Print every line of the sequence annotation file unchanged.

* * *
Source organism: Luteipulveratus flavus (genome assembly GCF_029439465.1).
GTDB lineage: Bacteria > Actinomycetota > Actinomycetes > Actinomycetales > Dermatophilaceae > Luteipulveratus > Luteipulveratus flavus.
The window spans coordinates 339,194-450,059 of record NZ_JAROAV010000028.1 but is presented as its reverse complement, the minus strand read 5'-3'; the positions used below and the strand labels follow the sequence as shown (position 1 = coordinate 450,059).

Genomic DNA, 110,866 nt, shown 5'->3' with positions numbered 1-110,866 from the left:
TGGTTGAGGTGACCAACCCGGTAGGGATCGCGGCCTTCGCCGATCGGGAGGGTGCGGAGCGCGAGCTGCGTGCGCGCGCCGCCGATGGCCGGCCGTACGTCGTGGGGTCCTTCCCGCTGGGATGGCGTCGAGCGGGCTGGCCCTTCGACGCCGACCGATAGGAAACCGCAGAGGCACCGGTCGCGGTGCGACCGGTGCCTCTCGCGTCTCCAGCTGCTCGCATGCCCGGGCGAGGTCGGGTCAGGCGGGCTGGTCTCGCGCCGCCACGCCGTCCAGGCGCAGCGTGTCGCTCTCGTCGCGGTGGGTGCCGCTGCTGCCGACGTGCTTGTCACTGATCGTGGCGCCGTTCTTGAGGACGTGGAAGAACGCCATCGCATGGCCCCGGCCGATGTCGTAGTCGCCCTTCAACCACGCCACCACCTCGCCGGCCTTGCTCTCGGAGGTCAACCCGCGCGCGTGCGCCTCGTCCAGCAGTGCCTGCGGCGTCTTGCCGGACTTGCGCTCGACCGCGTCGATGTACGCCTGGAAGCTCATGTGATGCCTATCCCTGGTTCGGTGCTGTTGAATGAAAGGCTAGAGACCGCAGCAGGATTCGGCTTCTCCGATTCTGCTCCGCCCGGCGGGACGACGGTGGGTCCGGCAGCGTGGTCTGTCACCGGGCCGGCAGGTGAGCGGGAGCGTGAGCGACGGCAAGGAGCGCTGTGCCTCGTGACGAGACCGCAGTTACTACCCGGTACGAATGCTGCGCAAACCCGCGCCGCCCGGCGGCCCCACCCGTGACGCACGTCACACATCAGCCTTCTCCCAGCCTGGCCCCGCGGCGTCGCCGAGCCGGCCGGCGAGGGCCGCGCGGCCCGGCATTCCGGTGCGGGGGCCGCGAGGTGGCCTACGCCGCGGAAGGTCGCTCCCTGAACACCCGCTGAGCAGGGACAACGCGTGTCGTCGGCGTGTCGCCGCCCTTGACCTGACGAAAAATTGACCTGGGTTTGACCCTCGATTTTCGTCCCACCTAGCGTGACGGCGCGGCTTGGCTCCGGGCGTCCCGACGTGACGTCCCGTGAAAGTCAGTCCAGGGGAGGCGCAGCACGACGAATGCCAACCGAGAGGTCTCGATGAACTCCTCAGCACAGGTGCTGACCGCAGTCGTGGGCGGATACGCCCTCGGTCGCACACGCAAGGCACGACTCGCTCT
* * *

Source organism: Luteipulveratus flavus (genome assembly GCF_029439465.1).
GTDB lineage: Bacteria > Actinomycetota > Actinomycetes > Actinomycetales > Dermatophilaceae > Luteipulveratus > Luteipulveratus flavus.
The window spans coordinates 339,194-450,059 of record NZ_JAROAV010000028.1 but is presented as its reverse complement, the minus strand read 5'-3'; the positions used below and the strand labels follow the sequence as shown (position 1 = coordinate 450,059).

Genomic DNA, 110,866 nt, shown 5'->3' with positions numbered 1-110,866 from the left:
TGGTTGAGGTGACCAACCCGGTAGGGATCGCGGCCTTCGCCGATCGGGAGGGTGCGGAGCGCGAGCTGCGTGCGCGCGCCGCCGATGGCCGGCCGTACGTCGTGGGGTCCTTCCCGCTGGGATGGCGTCGAGCGGGCTGGCCCTTCGACGCCGACCGATAGGAAACCGCAGAGGCACCGGTCGCGGTGCGACCGGTGCCTCTCGCGTCTCCAGCTGCTCGCATGCCCGGGCGAGGTCGGGTCAGGCGGGCTGGTCTCGCGCCGCCACGCCGTCCAGGCGCAGCGTGTCGCTCTCGTCGCGGTGGGTGCCGCTGCTGCCGACGTGCTTGTCACTGATCGTGGCGCCGTTCTTGAGGACGTGGAAGAACGCCATCGCATGGCCCCGGCCGATGTCGTAGTCGCCCTTCAACCACGCCACCACCTCGCCGGCCTTGCTCTCGGAGGTCAACCCGCGCGCGTGCGCCTCGTCCAGCAGTGCCTGCGGCGTCTTGCCGGACTTGCGCTCGACCGCGTCGATGTACGCCTGGAAGCTCATGTGATGCCTATCCCTGGTTCGGTGCTGTTGAATGAAAGGCTAGAGACCGCAGCAGGATTCGGCTTCTCCGATTCTGCTCCGCCCGGCGGGACGACGGTGGGTCCGGCAGCGTGGTCTGTCACCGGGCCGGCAGGTGAGCGGGAGCGTGAGCGACGGCAAGGAGCGCTGTGCCTCGTGACGAGACCGCAGTTACTACCCGGTACGAATGCTGCGCAAACCCGCGCCGCCCGGCGGCCCCACCCGTGACGCACGTCACACATCAGCCTTCTCCCAGCCTGGCCCCGCGGCGTCGCCGAGCCGGCCGGCGAGGGCCGCGCGGCCCGGCATTCCGGTGCGGGGGCCGCGAGGTGGCCTACGCCGCGGAAGGTCGCTCCCTGAACACCCGCTGAGCAGGGACAACGCGTGTCGTCGGCGTGTCGCCGCCCTTGACCTGACGAAAAATTGACCTGGGTTTGACCCTCGATTTTCGTCCCACCTAGCGTGACGGCGCGGCTTGGCTCCGGGCGTCCCGACGTGACGTCCCGTGAAAGTCAGTCCAGGGGAGGCGCAGCACGACGAATGCCAACCGAGAGGTCTCGATGAACTCCTCAGCACAGGTGCTGACCGCAGTCGTGGGCGGATACGCCCTCGGTCGCACACGCAAGGCACGACTCGCTCT